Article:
Behind dry and rocky terrain in Kajiado county is a farm with over 80 high-pedigree Friesian cows producing over 600 kilos of milk in a classic tale that has demonstrated how vanguard farmers are turning hardships into opportunities.
Welcome to the Ole’ Ngishu Dairy farm a 100-acre farm that has revolutionized dairy farming in the area. Started just three years ago with only Holstein Friesian cows, the former poultry farm now boosts 80 high-pedigree Holstein Friesian plus a few Jersey and Ayrshire herds that are producing over 600kg of milk per day from two milking sessions.
It s quite an outstanding feat considering the harsh terrain and other handicaps like lack of electricity from the national grid and also thriving on water harvesting methods, the farm is now a leading milk supplier to the fast-growing Ongata Rongai town.
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Meet Simon Songok the man credited with the success story of the farm, an animal science graduate who honed his skills working for two major dairy farms, the Sasisni farm in Mweiga and Ole Suswa in Naivasha before joining the Sigma Feeds farm currently running the Ole’ Ngishu dairy farm.
We started off with three cows but faced a lot of challenges due to the prevalence of ticks and tsetse flies that are common in this area due to the local cows and we had to spray the farm over a long period to protect the few herds.
We went for the Holstein herd cause it is the ideal animal that can withstand this climate and give you the milk yield and after getting the right technical assistance from Coopers Kenya, regarding the right semen and best framing practices, we have been able to study our cows and currently, we are getting an average of 40litres of milk from one cow per day a major feat despite the hardships of this area, he says. Currently, 20 percent of the herd in the farm comprises Jerseys and a few Ayrshires to improve the butter fat content with the milk from the Friesian breeds.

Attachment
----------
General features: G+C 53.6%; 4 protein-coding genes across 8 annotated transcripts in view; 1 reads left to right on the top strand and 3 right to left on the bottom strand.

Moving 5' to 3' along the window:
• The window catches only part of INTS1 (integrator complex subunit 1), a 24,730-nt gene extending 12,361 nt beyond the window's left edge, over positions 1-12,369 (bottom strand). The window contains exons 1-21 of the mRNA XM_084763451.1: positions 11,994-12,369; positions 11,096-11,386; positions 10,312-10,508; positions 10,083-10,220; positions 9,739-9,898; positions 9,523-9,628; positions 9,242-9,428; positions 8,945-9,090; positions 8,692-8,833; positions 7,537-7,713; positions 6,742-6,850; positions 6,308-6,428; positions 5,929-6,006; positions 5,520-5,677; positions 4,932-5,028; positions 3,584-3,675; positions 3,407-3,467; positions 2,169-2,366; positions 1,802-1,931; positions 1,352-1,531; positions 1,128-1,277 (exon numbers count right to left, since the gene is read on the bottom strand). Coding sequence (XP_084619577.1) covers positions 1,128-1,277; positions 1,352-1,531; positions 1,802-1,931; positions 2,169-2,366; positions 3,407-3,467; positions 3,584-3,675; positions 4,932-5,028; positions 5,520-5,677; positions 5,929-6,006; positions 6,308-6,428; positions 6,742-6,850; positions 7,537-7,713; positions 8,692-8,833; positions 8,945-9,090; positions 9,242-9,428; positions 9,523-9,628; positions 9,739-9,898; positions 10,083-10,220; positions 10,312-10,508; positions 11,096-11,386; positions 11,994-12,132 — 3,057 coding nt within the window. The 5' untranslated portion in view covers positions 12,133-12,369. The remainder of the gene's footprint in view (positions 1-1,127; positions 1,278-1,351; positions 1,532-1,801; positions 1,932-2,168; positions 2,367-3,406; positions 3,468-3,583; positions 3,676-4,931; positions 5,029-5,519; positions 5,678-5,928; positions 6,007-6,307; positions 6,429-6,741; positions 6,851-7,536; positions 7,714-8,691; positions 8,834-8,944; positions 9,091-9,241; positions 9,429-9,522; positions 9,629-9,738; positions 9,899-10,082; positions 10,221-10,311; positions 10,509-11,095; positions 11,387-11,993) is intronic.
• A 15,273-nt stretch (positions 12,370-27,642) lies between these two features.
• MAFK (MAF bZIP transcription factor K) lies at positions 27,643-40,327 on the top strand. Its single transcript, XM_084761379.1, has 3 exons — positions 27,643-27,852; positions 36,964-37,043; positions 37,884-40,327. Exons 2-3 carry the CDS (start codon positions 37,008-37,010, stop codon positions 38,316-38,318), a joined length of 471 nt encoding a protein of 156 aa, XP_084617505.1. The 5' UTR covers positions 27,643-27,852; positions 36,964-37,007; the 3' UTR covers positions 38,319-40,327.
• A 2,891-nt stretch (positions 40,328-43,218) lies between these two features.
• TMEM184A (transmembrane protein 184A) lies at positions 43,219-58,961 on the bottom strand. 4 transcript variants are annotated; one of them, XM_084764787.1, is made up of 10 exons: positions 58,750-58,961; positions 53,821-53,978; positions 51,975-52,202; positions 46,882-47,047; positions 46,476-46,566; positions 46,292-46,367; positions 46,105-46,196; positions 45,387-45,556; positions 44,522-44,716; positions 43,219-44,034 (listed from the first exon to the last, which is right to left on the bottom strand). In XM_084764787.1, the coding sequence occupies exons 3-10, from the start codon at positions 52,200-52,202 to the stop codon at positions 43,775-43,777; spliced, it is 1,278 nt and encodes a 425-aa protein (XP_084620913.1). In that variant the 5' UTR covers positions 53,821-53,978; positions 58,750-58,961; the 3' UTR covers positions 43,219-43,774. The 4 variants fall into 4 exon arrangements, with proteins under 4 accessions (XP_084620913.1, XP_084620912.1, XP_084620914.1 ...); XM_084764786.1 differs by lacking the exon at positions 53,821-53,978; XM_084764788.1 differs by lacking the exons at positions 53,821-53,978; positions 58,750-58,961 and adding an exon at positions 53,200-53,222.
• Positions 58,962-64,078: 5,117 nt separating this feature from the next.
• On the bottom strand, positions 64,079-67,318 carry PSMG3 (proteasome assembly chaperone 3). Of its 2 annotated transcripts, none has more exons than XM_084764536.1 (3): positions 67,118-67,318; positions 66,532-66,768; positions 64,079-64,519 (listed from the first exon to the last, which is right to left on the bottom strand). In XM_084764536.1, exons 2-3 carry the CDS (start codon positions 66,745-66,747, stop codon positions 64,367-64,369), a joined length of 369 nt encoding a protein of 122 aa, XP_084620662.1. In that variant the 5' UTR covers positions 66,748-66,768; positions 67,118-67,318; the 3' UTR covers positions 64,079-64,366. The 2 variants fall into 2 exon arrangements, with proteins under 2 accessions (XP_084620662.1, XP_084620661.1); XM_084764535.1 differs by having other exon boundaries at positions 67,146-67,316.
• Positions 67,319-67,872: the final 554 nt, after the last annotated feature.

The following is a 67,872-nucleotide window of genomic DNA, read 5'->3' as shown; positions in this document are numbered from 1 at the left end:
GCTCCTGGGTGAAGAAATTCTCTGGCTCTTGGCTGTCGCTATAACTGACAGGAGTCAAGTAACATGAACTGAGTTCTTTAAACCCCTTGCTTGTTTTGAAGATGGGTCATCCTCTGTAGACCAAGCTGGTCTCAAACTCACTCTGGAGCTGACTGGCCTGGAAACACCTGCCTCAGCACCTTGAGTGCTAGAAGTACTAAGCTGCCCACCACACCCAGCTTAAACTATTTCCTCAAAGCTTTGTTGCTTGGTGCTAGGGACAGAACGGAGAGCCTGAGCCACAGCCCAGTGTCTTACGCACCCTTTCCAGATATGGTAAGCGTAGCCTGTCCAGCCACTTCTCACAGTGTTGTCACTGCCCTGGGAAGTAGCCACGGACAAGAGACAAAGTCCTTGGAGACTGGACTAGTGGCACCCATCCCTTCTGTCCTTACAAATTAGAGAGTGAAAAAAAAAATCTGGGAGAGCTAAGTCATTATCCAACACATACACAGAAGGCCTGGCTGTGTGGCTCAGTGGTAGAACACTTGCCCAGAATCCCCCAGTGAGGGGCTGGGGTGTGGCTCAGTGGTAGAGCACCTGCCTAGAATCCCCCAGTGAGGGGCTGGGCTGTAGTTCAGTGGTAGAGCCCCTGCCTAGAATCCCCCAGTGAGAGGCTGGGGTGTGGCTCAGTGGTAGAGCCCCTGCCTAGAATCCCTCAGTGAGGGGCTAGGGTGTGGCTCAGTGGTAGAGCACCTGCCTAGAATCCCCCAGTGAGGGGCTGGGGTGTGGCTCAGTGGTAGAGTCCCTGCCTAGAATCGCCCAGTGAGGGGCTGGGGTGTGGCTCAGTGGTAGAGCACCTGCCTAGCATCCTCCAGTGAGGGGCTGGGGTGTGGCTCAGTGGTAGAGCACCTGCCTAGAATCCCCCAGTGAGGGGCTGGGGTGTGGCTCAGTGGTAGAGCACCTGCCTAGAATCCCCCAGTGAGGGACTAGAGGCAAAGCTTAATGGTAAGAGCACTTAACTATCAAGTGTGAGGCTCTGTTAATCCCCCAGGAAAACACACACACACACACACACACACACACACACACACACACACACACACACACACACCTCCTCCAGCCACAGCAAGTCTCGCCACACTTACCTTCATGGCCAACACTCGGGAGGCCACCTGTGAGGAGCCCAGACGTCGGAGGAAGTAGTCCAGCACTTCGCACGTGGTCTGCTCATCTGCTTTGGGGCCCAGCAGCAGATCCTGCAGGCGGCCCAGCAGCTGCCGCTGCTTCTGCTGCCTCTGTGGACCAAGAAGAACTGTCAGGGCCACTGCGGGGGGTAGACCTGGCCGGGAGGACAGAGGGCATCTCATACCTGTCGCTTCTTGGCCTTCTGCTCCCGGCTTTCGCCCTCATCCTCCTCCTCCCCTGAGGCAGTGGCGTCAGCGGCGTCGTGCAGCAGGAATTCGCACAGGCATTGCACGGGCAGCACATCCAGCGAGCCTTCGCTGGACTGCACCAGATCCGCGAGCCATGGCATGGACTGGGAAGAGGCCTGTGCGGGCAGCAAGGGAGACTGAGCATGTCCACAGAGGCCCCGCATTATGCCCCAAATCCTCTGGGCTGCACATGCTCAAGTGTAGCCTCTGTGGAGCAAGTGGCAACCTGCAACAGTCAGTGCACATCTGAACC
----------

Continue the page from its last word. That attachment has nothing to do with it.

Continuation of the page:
With 40 heifers purely born and bred I the farm, Songok is now confident that his dream of becoming a major milk processor will come true in a few years. Ole’ Ngishu milking parlor complete with fully automated state-of-the-art machines as well as a cooler room, has inspired the local farmers in the neighborhood who have even bought some newly born bulls for the farm to improve their stocks.
“Our future plans are to open a processing factory and a dairy training institute to develop the dairy industry,” said Songok. But our challenges are big the current production costs of Sh25 per liter are very high and we are appealing to the Dairy Board to push up the buying price to enable the farmer to make a profit. Also milk packaging materials are very high as its only one firm in the country that is licensed to produce them he notes.
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The price of feed has shot up while the leading milk processing firms continue to offer very low prices for milk. We, small dairy farmers, need to have a say as we supplement the whole industry. We only make some money when we sell off some bulls and a few heifers, he adds. Songok and his few farm hands have also set up a monoculture farm that grows maize, pawpaw, watermelons, kales, and a large area under Lucerne used to supplement the feed he uses.
“Sigma feeds have withstood the test of time and have been credited with the success of our firm,” he concluded.